Christmas Quiz

Here is a simple test to see if you know your Christmas trivia. All of the questions are true or false so you have a fifty-fifty chance of getting it right. Scroll down to the bottom to get the answers and then check the scale at the very bottom to determine how you rank.

1. Mary and Joseph were engaged when Jesus was born. 

2. Jesus was born and raised in Bethlehem.

3. Angels sang “Glory to God in the Highest” on the night of Jesus’ birth.

4. There were three wise men. 

5. Shepherds and wise men worshiped Jesus on the night of His birth.

6. King Herod is the same King Herod that puts Jesus on trial and sends Him to Pilate. 

7. Jesus’ name means “The Lord saves.”

8. The Magi (or “wise men” as it is translated in some Bibles) were kings from the Orient. 

9. “Merry Xmas” is a conspiracy to take the “Christ” out of Christmas.

10. In the song The First Noel, what does “noel” mean?

And the answers are……….

1. True. (Matt 1:18,25)

2. False. Jesus was indeed born in Bethlehem, but He moved to Egypt after His birth until Herod died (Matthew 2:13-15) and then moved to Nazareth (Matthew 2:22-23) where He grew up (hence the name Jesus of Nazareth).

3. False. Angels said it, but there is no evidence that they sang it. “Suddenly a great company of the heavenly host appeared with the angel, praising God and saying, ‘Glory to God in the highest, and on earth peace to men on whom his favor rests.'” (Luke 2:13-14)

4.  False, but maybe true. There were three gifts, but no mention of how many Magi. We only know there were more than one because Magi is plural. (Matthew 2:11)

5. False. Shepherds saw him on the night of His birth while He was still in swaddling clothes and lying in a manger. (Luke 2:16) The Magi honored Jesus when He was an “infant” living in a “house” about two years later, “in accordance with the time” the Magi first saw the star. (Matthew 2:7, 11, 16) 

6. False. Herod the Great died around 4BC. “Josephus tells us that Herod died after a lunar eclipse. He gives an account of events between this eclipse and his death, and between his death and Passover. A partial eclipse took place on March 13, 4 BC, about 29 days before Passover, and this eclipse is usually taken to be the one referred to by Josephus.” (Herod the Great, Wikipedia)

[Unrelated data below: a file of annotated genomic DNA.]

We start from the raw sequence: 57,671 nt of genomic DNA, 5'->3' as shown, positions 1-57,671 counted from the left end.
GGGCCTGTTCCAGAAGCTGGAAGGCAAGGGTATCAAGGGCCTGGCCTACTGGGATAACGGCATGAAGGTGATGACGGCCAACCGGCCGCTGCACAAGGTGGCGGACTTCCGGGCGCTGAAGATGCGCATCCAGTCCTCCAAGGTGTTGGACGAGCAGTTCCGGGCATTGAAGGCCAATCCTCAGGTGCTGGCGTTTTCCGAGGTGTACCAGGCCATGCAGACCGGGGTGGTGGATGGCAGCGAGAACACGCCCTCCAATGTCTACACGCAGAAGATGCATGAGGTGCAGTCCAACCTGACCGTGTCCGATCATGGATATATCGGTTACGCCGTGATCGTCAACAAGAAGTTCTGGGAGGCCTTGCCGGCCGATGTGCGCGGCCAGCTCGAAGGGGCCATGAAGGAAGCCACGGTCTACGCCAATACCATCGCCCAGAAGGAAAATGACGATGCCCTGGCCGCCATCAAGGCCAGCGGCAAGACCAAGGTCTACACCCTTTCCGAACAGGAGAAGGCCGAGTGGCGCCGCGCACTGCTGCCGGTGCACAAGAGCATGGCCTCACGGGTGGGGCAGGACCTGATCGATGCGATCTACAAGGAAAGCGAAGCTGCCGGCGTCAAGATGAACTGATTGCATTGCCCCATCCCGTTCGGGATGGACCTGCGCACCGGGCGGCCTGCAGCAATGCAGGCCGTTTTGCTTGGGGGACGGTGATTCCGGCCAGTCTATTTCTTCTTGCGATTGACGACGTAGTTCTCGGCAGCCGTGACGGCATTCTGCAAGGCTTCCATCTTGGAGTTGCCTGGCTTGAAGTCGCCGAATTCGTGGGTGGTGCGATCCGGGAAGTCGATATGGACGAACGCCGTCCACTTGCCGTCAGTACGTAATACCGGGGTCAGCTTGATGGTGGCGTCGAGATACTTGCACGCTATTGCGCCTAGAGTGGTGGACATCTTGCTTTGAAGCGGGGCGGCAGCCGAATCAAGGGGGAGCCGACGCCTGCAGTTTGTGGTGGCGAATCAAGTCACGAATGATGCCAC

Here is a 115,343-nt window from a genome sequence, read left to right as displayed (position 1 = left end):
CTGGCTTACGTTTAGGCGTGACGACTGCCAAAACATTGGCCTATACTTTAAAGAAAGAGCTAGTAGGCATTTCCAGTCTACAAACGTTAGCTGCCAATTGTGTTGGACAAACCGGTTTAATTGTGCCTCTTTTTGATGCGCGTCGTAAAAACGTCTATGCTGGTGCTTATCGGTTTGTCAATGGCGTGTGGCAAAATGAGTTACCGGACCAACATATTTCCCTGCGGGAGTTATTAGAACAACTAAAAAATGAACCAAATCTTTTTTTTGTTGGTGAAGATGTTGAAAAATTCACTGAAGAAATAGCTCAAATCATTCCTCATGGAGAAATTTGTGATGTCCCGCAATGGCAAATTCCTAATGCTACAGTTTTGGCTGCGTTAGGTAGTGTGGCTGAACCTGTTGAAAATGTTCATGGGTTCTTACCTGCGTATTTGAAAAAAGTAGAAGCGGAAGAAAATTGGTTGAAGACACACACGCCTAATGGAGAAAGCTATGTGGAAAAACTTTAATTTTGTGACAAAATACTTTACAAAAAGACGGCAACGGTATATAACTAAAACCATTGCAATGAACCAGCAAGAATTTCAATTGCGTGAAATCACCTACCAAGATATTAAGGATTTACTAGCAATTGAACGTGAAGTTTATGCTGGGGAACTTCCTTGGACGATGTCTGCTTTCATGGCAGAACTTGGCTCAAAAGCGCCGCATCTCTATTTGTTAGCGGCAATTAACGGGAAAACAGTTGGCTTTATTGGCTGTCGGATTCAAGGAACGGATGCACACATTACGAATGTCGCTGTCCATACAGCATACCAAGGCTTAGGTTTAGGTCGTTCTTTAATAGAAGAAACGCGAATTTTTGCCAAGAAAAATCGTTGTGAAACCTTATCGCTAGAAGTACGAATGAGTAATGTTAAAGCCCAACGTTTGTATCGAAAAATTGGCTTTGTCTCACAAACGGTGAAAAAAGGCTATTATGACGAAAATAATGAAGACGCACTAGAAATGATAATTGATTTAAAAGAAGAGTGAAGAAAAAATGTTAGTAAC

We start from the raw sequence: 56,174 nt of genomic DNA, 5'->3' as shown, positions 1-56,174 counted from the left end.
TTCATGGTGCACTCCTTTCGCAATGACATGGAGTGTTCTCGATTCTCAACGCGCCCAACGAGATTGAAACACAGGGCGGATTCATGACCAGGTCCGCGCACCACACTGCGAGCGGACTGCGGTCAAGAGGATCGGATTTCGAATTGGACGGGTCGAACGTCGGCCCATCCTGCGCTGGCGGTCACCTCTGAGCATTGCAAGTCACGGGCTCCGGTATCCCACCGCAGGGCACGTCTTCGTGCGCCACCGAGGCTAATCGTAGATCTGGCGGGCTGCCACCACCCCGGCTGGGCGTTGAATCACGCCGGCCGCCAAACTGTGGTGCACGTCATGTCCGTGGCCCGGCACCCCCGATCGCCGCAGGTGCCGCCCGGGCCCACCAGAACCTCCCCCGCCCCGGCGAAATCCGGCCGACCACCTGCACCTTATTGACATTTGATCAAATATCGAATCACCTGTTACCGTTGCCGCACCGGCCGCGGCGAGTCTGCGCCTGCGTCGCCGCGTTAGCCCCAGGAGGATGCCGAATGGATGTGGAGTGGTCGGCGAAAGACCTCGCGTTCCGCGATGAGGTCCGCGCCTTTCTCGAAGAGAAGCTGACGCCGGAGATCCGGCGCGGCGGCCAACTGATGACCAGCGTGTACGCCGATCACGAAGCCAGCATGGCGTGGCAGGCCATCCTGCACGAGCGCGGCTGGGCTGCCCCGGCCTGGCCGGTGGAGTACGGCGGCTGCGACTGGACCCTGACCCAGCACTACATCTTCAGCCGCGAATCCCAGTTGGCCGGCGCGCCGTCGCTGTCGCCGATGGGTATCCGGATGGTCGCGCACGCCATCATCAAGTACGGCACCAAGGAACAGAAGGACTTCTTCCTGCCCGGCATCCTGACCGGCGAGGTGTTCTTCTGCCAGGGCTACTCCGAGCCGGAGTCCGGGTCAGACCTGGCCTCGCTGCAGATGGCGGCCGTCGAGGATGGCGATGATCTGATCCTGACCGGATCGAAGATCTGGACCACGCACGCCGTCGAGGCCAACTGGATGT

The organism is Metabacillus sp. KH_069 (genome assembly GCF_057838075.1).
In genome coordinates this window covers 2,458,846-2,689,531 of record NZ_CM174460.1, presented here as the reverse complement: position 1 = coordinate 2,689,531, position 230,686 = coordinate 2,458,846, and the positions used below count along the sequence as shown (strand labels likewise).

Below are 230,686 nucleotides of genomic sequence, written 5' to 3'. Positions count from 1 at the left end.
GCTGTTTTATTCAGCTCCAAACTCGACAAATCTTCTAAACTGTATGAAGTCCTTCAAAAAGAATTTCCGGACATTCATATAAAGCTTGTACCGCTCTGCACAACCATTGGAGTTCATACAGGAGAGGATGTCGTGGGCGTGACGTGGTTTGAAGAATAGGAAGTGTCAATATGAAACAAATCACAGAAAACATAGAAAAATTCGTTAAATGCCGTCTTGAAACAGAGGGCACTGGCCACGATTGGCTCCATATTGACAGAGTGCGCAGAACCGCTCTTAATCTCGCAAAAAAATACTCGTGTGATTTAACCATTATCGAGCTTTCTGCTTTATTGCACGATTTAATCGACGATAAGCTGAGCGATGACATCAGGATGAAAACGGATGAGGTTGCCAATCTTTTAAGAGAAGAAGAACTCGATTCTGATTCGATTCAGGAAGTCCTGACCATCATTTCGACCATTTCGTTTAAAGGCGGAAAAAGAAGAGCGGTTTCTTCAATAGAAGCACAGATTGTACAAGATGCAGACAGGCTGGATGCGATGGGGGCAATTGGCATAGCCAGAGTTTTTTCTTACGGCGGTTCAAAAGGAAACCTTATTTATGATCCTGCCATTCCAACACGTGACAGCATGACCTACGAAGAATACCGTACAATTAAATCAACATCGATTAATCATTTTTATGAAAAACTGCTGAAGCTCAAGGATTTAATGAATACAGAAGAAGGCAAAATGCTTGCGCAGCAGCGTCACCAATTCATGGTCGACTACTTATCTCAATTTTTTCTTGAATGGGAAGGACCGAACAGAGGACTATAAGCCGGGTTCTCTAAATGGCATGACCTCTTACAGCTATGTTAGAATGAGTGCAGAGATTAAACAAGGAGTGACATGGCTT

7. True. “Jesus” is from the Hebrew name whose English equivalent is “Joshua,” which means “The Lord (YHWH) saves.” 

8. False. “Magi” is the root of our word for “magicians,” but they were not known for sawing beautiful women in half or pulling rabbits out of their hats. Magicians appear frequently in the Old Testament (Genesis 41, Exodus 7-9, Daniel 1,2) and were expected to interpret dreams, turn water into blood, turn sticks into snakes, and predict the future. The Magi were indeed “wise men” in the sense that they were very well-educated in the arts – especially astrology, which helped them predict the future. They are likely from Babylon, but the only clue as to their nationality is that they were “from the East.”  (Matthew 2:1) It is not certain how they came to be known as kings such as in the song “We Three Kings,”  but its likely origin is that they gave Jesus gold and the trip to Jerusalem would have cost a fortune in those days, a fortune perhaps only a king could afford. 

9. False. The Greek word for “Christ” is Χριστος. As you can see, the first letter “chi” looks like an “X.” So Christians have used X as a shortened form of “Christ” for hundreds of years. The following is an excerpt of the histiry of usage from Wkipedia:

The word “Christ” and its compounds, including “Christmas”, have been abbreviated in English for at least the past 1,000 years, long before the modern “Xmas” was commonly used. “Christ” was often written as “XP” or “Xt”; there are references in the Anglo-Saxon Chronicle as far back as AD 1021. 

The Oxford English Dictionary (OED) and the OED Supplement have cited usages of “X-” or “Xp-” for “Christ-” as early as 1485. The terms “Xpian” and “Xtian” have also been used for “Christian”. The dictionary further cites usage of “Xtianity” for “Christianity” from 1634. According to Merriam-Webster’s Dictionary of English Usage, most of the evidence for these words comes from “educated Englishmen who knew their Greek”.

10. “Christmas.” Yes, I know this wasn’t a true or false question. Merry Noel to you too.

Handy dandy scale.

All 10 correct: Congratulations, you should buy yourself an honorary PhD from Ebay.

7-9 correct: You’re a regular N.T. Wright (and you probably know who he is!).

4-6 correct: You paid attention in church.

1-3 correct: You play on your cell phone while the pastor is talking.

0 correct: Even if you randomly selected your answers, the probability that you got all of them wrong is quite small. Well played, Einstein.

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